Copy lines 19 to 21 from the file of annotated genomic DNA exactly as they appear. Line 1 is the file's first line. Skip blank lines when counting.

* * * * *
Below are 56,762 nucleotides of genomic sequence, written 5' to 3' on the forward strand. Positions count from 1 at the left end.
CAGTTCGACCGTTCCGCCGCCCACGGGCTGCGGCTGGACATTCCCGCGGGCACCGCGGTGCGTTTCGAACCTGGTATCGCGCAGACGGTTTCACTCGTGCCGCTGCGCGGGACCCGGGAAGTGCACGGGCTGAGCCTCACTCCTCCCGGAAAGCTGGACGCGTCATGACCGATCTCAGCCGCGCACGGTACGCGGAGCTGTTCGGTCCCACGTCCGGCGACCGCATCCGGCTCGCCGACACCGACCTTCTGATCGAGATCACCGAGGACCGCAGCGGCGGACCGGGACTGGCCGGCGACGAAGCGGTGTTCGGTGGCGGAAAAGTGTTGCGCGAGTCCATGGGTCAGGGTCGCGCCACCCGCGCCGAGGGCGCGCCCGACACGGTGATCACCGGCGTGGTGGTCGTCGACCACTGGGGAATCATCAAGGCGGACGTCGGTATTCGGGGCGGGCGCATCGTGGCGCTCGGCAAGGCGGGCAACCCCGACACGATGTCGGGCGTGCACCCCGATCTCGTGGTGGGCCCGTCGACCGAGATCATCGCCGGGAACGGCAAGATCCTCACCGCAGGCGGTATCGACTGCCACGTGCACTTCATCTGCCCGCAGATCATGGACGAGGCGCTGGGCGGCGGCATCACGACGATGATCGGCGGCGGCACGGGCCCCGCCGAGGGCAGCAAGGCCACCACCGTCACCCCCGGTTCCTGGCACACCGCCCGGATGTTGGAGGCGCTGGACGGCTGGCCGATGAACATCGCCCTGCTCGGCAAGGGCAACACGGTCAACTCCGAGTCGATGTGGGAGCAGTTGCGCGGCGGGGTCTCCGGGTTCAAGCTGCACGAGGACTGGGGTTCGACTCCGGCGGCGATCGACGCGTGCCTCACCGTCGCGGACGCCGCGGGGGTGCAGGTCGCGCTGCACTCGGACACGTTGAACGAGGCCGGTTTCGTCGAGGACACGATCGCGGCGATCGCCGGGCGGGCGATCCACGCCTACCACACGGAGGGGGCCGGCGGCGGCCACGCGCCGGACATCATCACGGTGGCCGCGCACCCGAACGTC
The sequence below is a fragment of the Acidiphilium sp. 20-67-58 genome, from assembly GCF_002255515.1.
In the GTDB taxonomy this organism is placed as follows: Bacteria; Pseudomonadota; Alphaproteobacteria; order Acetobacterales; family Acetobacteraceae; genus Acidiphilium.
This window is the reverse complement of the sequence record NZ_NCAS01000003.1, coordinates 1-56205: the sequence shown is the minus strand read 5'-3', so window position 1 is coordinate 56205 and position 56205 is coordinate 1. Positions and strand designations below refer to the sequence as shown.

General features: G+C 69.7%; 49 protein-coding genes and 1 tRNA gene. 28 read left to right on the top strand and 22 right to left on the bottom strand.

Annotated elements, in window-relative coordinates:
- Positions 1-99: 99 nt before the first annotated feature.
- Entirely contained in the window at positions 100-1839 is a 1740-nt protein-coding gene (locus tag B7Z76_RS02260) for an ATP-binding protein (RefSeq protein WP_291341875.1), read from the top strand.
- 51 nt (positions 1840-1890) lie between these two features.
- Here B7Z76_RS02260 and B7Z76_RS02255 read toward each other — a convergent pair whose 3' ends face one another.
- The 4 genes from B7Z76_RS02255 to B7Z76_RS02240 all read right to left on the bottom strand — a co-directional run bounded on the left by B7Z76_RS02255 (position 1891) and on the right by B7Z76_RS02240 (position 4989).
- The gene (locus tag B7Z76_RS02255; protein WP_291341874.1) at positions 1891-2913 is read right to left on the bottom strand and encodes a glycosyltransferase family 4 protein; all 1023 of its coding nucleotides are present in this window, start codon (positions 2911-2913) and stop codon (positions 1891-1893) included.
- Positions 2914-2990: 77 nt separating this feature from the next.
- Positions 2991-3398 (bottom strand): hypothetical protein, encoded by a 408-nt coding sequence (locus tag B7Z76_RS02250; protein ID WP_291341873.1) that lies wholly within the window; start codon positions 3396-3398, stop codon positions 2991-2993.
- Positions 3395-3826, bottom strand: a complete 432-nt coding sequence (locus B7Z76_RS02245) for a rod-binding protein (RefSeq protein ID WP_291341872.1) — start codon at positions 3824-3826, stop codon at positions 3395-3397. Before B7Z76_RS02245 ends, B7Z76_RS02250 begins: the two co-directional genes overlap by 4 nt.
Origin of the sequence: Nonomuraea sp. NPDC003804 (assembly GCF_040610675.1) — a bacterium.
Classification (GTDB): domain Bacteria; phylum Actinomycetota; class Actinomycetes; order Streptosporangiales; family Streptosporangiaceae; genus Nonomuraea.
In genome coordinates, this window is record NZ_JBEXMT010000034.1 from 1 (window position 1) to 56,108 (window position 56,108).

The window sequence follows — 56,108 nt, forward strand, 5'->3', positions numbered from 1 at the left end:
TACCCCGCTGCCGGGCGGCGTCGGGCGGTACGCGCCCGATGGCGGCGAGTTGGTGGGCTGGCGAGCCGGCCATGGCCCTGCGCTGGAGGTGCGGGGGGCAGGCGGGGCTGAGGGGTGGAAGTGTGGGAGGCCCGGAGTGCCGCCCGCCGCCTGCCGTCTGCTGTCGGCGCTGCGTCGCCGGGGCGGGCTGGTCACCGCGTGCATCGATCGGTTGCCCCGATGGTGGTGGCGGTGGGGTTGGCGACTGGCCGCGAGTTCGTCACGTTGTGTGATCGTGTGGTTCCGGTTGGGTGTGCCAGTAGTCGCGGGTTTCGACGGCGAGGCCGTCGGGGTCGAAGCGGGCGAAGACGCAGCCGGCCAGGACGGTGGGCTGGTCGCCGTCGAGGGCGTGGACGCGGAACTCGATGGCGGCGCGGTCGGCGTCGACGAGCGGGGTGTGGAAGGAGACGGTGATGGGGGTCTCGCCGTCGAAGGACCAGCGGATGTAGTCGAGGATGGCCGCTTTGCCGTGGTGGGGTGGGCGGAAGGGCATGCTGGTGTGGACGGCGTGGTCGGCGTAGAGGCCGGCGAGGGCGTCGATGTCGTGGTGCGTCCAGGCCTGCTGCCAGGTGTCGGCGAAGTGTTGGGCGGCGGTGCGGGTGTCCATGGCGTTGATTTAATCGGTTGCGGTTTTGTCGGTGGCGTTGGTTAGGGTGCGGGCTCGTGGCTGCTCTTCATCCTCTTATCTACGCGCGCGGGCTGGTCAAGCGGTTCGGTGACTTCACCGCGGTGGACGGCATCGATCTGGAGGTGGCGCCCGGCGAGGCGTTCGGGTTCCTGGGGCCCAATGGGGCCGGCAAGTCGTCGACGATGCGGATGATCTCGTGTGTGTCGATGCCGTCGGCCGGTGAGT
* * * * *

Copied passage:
In genome coordinates, this window is record NZ_JBEXMT010000034.1 from 1 (window position 1) to 56,108 (window position 56,108).

The window sequence follows — 56,108 nt, forward strand, 5'->3', positions numbered from 1 at the left end:
TACCCCGCTGCCGGGCGGCGTCGGGCGGTACGCGCCCGATGGCGGCGAGTTGGTGGGCTGGCGAGCCGGCCATGGCCCTGCGCTGGAGGTGCGGGGGGCAGGCGGGGCTGAGGGGTGGAAGTGTGGGAGGCCCGGAGTGCCGCCCGCCGCCTGCCGTCTGCTGTCGGCGCTGCGTCGCCGGGGCGGGCTGGTCACCGCGTGCATCGATCGGTTGCCCCGATGGTGGTGGCGGTGGGGTTGGCGACTGGCCGCGAGTTCGTCACGTTGTGTGATCGTGTGGTTCCGGTTGGGTGTGCCAGTAGTCGCGGGTTTCGACGGCGAGGCCGTCGGGGTCGAAGCGGGCGAAGACGCAGCCGGCCAGGACGGTGGGCTGGTCGCCGTCGAGGGCGTGGACGCGGAACTCGATGGCGGCGCGGTCGGCGTCGACGAGCGGGGTGTGGAAGGAGACGGTGATGGGGGTCTCGCCGTCGAAGGACCAGCGGATGTAGTCGAGGATGGCCGCTTTGCCGTGGTGGGGTGGGCGGAAGGGCATGCTGGTGTGGACGGCGTGGTCGGCGTAGAGGCCGGCGAGGGCGTCGATGTCGTGGTGCGTCCAGGCCTGCTGCCAGGTGTCGGCGAAGTGTTGGGCGGCGGTGCGGGTGTCCATGGCGTTGATTTAATCGGTTGCGGTTTTGTCGGTGGCGTTGGTTAGGGTGCGGGCTCGTGGCTGCTCTTCATCCTCTTATCTACGCGCGCGGGCTGGTCAAGCGGTTCGGTGACTTCACCGCGGTGGACGGCATCGATCTGGAGGTGGCGCCCGGCGAGGCGTTCGGGTTCCTGGGGCCCAATGGGGCCGGCAAGTCGTCGACGATGCGGATGATCTCGTGTGTGTCGATGCCGTCGGCCGGTGAGT